Life in Earth Orbit

Originally posted 5/19/09
I predict that in the next ten years, much of the space around Earth will be inaccessible to us. With more and more debris in space, the risk of impacts due to space debris increases geometrically. There will be a cascade of collisions which will make low Earth orbit too dangerous to put expensive satellites (or people) into. It will remain inaccessible for hundreds of years or until it is cleaned up.

Today, depending on your definition, there are as few as ten-thousand or as many as one-million things in orbit around the Earth.

In low Earth orbit (LEO) everything must traveling at least 14,000 miles per hour. Impacts can happen at relative speeds of up to 35,000 mph. Visualize two cars hitting each other at a closing speed of 35,000 mph; pieces will fly off in all directions. Most of the new objects created from the collision will not be in sustainable orbits but enough of it will hang around to be a hazard to other objects in space.

If there are 10,000 objects in space, and two of them collide at high speed, there might immediately be 10,500 objects in space. That increases the chance of additional collisions and the number of objects will continue to increase.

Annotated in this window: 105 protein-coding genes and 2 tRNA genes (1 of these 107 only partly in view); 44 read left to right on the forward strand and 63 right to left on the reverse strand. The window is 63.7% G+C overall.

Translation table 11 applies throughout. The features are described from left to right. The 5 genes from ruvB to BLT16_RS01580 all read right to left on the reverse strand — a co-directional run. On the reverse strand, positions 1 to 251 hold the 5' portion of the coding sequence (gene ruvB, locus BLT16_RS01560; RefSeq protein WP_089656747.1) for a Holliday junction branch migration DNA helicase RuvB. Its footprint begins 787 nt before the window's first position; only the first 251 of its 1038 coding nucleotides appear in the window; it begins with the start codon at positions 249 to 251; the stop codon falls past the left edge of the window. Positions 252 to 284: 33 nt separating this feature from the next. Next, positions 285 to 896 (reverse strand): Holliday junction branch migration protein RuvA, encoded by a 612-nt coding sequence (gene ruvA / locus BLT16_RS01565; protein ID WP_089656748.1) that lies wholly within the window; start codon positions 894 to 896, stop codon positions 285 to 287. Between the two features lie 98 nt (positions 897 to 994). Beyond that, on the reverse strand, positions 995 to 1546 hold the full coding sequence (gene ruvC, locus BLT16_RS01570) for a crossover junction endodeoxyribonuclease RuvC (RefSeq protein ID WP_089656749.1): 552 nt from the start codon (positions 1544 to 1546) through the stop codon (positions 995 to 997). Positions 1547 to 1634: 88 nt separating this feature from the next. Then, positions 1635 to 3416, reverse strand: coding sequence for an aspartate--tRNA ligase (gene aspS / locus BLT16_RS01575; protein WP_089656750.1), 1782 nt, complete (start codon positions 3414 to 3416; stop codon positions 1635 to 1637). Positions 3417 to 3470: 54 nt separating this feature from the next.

This won't be a problem in all orbits. Because of atmospheric drag, nothing lasts for long in very low Earth orbit; so there won't be too much debris there. Of course because of the atmospheric drag it's difficult to keep a useful satellite there for long. Distant orbits and specifically geosynchronous orbits may be available too. There is a whole lot of extra room out that way and objects are generally traveling in similar directions making them less likely to collide.

Space is a tough place to get anything done. We need to do what we can to keep it from getting more difficult. Solutions are hugely expensive, but we need to study them. If cost benefit analysis is being done to examine this issue, I haven't heard it discussed.